ANN COULTER, AUTHOR: Oh, yes, no, that was an amazing article in World Net Daily.

HANNITY: Yes, the World Net Daily, yes.

COULTER: The one person who's happy is Cindy Sheehan, since there's now one person even less sophisticated in foreign policy.

(CROSSTALK)

HANNITY: Hang on. She's finishing a point. Go ahead.

COULTER: And to answer your question, no, I think it would have been good if Nancy Pelosi had mentioned something about women's rights, but I do think she looked cute in that burqa.

ALAN COLMES, CO-HOST: Hey, by the way, you...

COULTER: Hello.

COLMES: Nice to see you. You accused Nancy Pelosi of being in a burqa. She was not in a burqa. She was wearing a head scarf, just like Laura Bush.

(CROSSTALK)

COLMES: Let me put up on the screen a picture of Laura Bush visiting the Al-Aqsa Mosque in Jerusalem wearing the same thing Nancy Pelosi wore. So that's an unfair accusation.

Secondly, U.S. Representative David Hobson, the Republican on the trip in the delegation with Nancy Pelosi, says that she reinforced Bush's administration policies to Assad. So is Hobson lying?

COULTER: Is Hobson a protege of Chuck Hagel's?

COLMES: He's a Republican congressman, a conservative congressperson...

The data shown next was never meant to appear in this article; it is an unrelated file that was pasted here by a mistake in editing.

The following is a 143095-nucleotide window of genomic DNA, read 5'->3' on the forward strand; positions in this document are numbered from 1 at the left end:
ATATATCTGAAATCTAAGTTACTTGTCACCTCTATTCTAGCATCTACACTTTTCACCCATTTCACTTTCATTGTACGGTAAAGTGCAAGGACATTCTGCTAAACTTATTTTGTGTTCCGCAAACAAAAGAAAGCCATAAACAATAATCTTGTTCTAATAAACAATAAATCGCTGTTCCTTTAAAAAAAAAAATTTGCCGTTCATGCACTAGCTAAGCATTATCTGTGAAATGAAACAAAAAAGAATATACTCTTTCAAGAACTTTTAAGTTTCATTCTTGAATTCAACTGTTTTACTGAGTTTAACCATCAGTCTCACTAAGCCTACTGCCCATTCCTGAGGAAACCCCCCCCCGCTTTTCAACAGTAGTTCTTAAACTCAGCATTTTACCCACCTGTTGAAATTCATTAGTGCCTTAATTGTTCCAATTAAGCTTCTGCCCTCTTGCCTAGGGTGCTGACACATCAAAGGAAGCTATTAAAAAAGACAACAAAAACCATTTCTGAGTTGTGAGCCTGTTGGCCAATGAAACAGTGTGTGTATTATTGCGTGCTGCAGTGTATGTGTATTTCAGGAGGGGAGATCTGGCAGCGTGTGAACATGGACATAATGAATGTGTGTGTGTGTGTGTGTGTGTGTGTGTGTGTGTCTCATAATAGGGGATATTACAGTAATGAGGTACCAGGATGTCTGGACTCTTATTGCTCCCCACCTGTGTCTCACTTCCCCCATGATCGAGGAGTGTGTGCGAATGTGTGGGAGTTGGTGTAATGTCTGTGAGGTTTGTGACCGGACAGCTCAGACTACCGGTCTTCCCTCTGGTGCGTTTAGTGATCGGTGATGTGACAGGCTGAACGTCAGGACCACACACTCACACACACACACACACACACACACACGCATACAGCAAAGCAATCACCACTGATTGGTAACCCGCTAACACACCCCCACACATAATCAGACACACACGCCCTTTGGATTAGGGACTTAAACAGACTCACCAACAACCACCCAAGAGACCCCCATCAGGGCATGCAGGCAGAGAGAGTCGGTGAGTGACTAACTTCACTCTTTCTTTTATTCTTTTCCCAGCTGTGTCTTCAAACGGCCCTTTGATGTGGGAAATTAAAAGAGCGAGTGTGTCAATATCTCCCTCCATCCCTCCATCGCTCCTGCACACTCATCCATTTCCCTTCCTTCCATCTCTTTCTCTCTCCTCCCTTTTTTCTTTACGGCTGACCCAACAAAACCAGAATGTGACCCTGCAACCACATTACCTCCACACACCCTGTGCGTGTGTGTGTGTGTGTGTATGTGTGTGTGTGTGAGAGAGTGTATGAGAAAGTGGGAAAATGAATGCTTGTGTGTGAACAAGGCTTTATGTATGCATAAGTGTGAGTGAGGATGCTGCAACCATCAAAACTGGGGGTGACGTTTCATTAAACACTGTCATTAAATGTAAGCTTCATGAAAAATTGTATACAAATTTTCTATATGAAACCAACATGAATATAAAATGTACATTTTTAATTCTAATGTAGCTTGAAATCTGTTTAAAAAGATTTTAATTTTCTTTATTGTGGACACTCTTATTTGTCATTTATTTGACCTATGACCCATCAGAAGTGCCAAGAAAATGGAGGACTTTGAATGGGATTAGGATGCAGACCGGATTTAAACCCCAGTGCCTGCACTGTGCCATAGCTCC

COULTER: I know that. I've never heard of him, which doesn't surprise me though.

COLMES: ... who said she was reinforcing Bush policies.

COULTER: I gather we'll be hearing more from these three Republicans. I thought it was going to be Specter, Chuck Hagel, John McCain. Those are the usual Republicans you pull out. But, no, these Republicans should not have gone, either, and, no, for them to characterize, "Oh, she was carrying Bush's message," as Laura just said, no, she wasn't. Bush's message was don't go.

COLMES: All right, then why not criticize the Republicans?

COULTER: That was Bush's message.

COLMES: Now, let me ask you this.

COULTER: I just did criticize the Republicans.

(CROSSTALK)

COLMES: Is Darrell Issa conservative enough for you?